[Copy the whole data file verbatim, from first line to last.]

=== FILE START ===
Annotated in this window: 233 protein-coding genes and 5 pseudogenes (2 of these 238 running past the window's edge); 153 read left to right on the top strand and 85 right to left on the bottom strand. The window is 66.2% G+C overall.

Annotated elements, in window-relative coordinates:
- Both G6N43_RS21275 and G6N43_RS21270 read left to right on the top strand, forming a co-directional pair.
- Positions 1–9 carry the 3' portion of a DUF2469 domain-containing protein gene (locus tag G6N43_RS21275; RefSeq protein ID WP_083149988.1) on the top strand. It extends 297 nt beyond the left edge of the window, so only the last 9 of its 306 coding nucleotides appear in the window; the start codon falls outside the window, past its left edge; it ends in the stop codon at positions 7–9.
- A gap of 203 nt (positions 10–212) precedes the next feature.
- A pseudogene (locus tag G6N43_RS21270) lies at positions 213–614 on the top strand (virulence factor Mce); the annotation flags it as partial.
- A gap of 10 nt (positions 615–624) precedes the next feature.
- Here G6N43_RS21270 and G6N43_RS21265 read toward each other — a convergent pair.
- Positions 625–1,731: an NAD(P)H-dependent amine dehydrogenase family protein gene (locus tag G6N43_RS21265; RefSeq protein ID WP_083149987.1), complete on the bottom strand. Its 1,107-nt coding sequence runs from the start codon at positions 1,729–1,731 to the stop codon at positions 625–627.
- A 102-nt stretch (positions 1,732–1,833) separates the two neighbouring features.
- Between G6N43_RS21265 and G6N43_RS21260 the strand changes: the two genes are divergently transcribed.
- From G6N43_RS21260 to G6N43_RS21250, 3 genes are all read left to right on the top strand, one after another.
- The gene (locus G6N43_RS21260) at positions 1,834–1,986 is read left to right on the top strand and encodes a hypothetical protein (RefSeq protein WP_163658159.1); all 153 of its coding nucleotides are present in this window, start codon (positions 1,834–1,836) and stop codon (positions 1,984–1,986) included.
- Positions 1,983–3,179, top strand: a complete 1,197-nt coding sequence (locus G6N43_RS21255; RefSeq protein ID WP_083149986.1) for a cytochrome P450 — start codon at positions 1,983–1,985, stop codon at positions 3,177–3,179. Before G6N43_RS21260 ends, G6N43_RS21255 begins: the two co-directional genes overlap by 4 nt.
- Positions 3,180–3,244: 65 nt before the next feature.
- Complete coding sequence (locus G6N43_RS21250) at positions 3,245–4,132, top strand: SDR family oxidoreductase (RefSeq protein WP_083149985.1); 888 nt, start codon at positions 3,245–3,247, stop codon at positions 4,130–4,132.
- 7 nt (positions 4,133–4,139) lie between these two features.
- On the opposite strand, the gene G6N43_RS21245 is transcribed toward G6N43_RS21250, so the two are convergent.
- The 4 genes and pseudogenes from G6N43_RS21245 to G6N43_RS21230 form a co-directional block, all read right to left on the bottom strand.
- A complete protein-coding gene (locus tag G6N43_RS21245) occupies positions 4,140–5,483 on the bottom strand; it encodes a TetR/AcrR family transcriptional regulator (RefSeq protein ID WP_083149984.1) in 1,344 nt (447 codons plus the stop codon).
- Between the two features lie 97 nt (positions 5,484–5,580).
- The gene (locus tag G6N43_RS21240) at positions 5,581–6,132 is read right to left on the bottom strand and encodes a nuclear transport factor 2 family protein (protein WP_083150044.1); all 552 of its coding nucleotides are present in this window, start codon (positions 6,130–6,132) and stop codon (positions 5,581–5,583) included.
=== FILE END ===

Annotated in this window: 233 protein-coding genes and 5 pseudogenes (2 of these 238 running past the window's edge); 153 read left to right on the top strand and 85 right to left on the bottom strand. The window is 66.2% G+C overall.

Annotated elements, in window-relative coordinates:
- Both G6N43_RS21275 and G6N43_RS21270 read left to right on the top strand, forming a co-directional pair.
- Positions 1–9 carry the 3' portion of a DUF2469 domain-containing protein gene (locus tag G6N43_RS21275; RefSeq protein ID WP_083149988.1) on the top strand. It extends 297 nt beyond the left edge of the window, so only the last 9 of its 306 coding nucleotides appear in the window; the start codon falls outside the window, past its left edge; it ends in the stop codon at positions 7–9.
- A gap of 203 nt (positions 10–212) precedes the next feature.
- A pseudogene (locus tag G6N43_RS21270) lies at positions 213–614 on the top strand (virulence factor Mce); the annotation flags it as partial.
- A gap of 10 nt (positions 615–624) precedes the next feature.
- Here G6N43_RS21270 and G6N43_RS21265 read toward each other — a convergent pair.
- Positions 625–1,731: an NAD(P)H-dependent amine dehydrogenase family protein gene (locus tag G6N43_RS21265; RefSeq protein ID WP_083149987.1), complete on the bottom strand. Its 1,107-nt coding sequence runs from the start codon at positions 1,729–1,731 to the stop codon at positions 625–627.
- A 102-nt stretch (positions 1,732–1,833) separates the two neighbouring features.
- Between G6N43_RS21265 and G6N43_RS21260 the strand changes: the two genes are divergently transcribed.
- From G6N43_RS21260 to G6N43_RS21250, 3 genes are all read left to right on the top strand, one after another.
- The gene (locus G6N43_RS21260) at positions 1,834–1,986 is read left to right on the top strand and encodes a hypothetical protein (RefSeq protein WP_163658159.1); all 153 of its coding nucleotides are present in this window, start codon (positions 1,834–1,836) and stop codon (positions 1,984–1,986) included.
- Positions 1,983–3,179, top strand: a complete 1,197-nt coding sequence (locus G6N43_RS21255; RefSeq protein ID WP_083149986.1) for a cytochrome P450 — start codon at positions 1,983–1,985, stop codon at positions 3,177–3,179. Before G6N43_RS21260 ends, G6N43_RS21255 begins: the two co-directional genes overlap by 4 nt.
- Positions 3,180–3,244: 65 nt before the next feature.
- Complete coding sequence (locus G6N43_RS21250) at positions 3,245–4,132, top strand: SDR family oxidoreductase (RefSeq protein WP_083149985.1); 888 nt, start codon at positions 3,245–3,247, stop codon at positions 4,130–4,132.
- 7 nt (positions 4,133–4,139) lie between these two features.
- On the opposite strand, the gene G6N43_RS21245 is transcribed toward G6N43_RS21250, so the two are convergent.
- The 4 genes and pseudogenes from G6N43_RS21245 to G6N43_RS21230 form a co-directional block, all read right to left on the bottom strand.
- A complete protein-coding gene (locus tag G6N43_RS21245) occupies positions 4,140–5,483 on the bottom strand; it encodes a TetR/AcrR family transcriptional regulator (RefSeq protein ID WP_083149984.1) in 1,344 nt (447 codons plus the stop codon).
- Between the two features lie 97 nt (positions 5,484–5,580).
- The gene (locus tag G6N43_RS21240) at positions 5,581–6,132 is read right to left on the bottom strand and encodes a nuclear transport factor 2 family protein (protein WP_083150044.1); all 552 of its coding nucleotides are present in this window, start codon (positions 6,130–6,132) and stop codon (positions 5,581–5,583) included.